Waxwing Birds In Canada Are Getting Drunk

Flocks of Bohemian waxwing birds in Whitehorse, Canada seem to have found their own supply of “ice wine.” As The Toronto Star recently reported, a series of frosts and thaws have led to berries fermenting on mountain ash trees. The waxwings, which are getting ready for the winter, have been eating whatever they can get their beaks on. It turns out the boozy berries are easy pickings, which is what has led to flocks of drunken birds. And that’s not even the craziest part of this story. We’ll break this down for you:

Species like the waxwings actually have pretty good alcohol tolerance, owing to oversized livers, but nonetheless gobbling up too much fermented fruit can leave them in a stupor.

Alas, that tolerance can’t handle a secondary round of fermentation. No, we’re not talking about sparkling wine:

The problem is compounded, [Meghan Larivee of Environment Yukon’s animal health unit] says, when the birds store extra berries in their crops — an expandable pouch in the throat — where the berries ferment further before entering the digestive system, giving the birds a second hit of the joy juice.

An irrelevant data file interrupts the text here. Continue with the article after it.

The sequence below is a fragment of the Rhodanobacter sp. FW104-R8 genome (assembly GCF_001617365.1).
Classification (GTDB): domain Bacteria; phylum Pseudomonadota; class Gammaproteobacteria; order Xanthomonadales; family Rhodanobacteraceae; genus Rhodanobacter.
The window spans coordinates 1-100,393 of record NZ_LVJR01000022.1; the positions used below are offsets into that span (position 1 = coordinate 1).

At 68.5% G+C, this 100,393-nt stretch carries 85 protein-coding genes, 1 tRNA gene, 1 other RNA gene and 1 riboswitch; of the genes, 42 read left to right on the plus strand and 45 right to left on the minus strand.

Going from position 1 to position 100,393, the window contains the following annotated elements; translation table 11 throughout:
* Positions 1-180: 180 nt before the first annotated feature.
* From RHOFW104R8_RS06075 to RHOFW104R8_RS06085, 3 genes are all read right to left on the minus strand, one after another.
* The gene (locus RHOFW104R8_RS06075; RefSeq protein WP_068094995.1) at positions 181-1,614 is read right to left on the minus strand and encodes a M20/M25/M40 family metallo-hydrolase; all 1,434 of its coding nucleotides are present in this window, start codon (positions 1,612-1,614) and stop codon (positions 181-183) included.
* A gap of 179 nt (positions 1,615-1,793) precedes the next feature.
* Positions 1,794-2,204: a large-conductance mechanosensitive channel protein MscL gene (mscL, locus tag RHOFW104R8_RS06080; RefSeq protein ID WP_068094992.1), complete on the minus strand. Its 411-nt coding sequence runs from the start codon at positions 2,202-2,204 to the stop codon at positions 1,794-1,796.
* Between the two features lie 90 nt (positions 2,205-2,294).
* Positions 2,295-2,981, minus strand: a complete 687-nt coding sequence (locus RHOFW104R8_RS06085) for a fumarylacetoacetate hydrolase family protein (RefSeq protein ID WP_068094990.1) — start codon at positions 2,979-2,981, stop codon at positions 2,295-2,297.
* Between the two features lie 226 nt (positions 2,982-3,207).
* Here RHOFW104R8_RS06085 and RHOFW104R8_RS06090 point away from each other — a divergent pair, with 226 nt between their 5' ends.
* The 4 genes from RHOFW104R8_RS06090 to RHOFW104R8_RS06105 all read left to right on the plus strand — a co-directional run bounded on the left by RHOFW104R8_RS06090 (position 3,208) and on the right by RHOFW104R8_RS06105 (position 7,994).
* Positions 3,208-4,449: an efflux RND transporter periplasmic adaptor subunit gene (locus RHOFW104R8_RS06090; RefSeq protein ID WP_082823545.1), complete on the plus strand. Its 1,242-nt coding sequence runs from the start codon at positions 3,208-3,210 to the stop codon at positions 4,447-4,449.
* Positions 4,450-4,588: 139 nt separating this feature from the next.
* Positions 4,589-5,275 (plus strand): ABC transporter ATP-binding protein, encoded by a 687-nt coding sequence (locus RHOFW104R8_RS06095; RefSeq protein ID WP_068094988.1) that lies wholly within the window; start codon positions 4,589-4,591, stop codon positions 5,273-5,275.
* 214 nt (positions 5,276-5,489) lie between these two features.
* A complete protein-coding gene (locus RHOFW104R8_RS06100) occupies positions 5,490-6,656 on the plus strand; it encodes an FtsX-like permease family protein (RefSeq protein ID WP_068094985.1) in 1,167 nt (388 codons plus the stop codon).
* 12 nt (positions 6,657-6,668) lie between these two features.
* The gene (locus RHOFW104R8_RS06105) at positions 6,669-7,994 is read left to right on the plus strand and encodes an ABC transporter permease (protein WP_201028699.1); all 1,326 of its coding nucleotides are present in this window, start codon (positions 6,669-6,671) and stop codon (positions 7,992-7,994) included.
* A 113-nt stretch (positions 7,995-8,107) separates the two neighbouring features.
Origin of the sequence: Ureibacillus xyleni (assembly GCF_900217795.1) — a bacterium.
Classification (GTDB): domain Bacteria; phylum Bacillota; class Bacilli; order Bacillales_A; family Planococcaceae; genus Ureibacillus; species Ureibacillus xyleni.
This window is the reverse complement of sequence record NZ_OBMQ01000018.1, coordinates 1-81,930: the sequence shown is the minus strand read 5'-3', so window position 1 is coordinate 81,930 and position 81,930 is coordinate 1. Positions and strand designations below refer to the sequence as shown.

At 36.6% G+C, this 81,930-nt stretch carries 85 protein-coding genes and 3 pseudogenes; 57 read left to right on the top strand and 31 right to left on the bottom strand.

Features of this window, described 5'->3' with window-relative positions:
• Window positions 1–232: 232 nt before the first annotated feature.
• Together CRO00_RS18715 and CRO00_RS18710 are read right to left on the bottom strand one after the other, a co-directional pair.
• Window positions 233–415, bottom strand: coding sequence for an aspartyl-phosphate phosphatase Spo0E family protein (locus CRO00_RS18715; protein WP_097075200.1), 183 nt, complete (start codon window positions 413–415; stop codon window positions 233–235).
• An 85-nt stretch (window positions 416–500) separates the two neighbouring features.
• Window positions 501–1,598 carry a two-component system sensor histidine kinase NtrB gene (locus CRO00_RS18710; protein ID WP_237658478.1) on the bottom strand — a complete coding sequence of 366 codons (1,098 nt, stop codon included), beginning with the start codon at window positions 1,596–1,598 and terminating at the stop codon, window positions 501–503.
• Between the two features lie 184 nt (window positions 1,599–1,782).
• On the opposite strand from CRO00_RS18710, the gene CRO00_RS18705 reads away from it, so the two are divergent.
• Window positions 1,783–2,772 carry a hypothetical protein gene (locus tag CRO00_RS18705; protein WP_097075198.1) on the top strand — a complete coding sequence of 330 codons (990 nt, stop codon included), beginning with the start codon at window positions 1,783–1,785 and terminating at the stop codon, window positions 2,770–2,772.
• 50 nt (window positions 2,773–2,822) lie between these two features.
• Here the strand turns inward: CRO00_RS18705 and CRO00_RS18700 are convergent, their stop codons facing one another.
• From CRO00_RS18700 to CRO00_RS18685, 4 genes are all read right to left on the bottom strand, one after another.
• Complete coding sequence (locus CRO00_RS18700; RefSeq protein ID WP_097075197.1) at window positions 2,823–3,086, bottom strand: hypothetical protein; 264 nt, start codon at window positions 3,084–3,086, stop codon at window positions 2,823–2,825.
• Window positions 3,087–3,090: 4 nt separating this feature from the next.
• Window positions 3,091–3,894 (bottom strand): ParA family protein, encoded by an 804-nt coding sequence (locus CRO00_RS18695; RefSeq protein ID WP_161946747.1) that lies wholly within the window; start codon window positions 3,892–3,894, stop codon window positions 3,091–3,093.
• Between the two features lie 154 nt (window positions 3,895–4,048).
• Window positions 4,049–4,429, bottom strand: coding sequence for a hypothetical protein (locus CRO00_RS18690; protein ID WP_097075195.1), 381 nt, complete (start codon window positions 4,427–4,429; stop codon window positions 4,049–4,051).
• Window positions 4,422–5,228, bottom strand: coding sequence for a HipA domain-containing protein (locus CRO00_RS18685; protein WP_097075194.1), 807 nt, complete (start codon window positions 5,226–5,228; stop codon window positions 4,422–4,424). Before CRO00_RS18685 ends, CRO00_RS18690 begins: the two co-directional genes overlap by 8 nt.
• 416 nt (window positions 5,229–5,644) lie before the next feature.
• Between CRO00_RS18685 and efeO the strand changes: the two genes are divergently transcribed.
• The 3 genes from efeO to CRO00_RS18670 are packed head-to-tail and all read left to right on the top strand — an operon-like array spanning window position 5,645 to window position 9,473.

What do you do with double-drunk birds who are crashing into windows? What do you with the town drunk? Toss ’em in the drunk tank:

Late last week, several Bohemian waxwings were brought to Environment Yukon after townspeople saw them feeding on mountain ash berries, then flying erratically and crashing into windows. The stunned birds were collected and placed in hamster cages to sober up.

“They needed to recover and have some alone time,” says Larivee.

If you were wondering, blood-alcohol tests were not administered:

She couldn’t confirm whether the birds in her care were actually drunk — “we’d have to do a blood-alcohol test on them” — but their beaks were stained red with mountain ash berry juice: a strong sign that they had been flying while imbibing.

We should point out as farcical as this all sounds, it’s actually a serious situation, which is why the government’s environmental agents are responding:

According to a 2012 paper in the Journal of Ornithology, entire flocks of drunken cedar waxwings — a close cousin of the Bohemian waxwings — crashed to their deaths in Los Angeles in 2006 and 2007 after gorging on fermented berries. And there’s a similar phenomenon in Australia’s Northern Territory, where fermenting fruit leads to an annual drunken parrot season during which colourful lorikeets stagger about aimlessly and fall from trees.

Read more at The Toronto Star.

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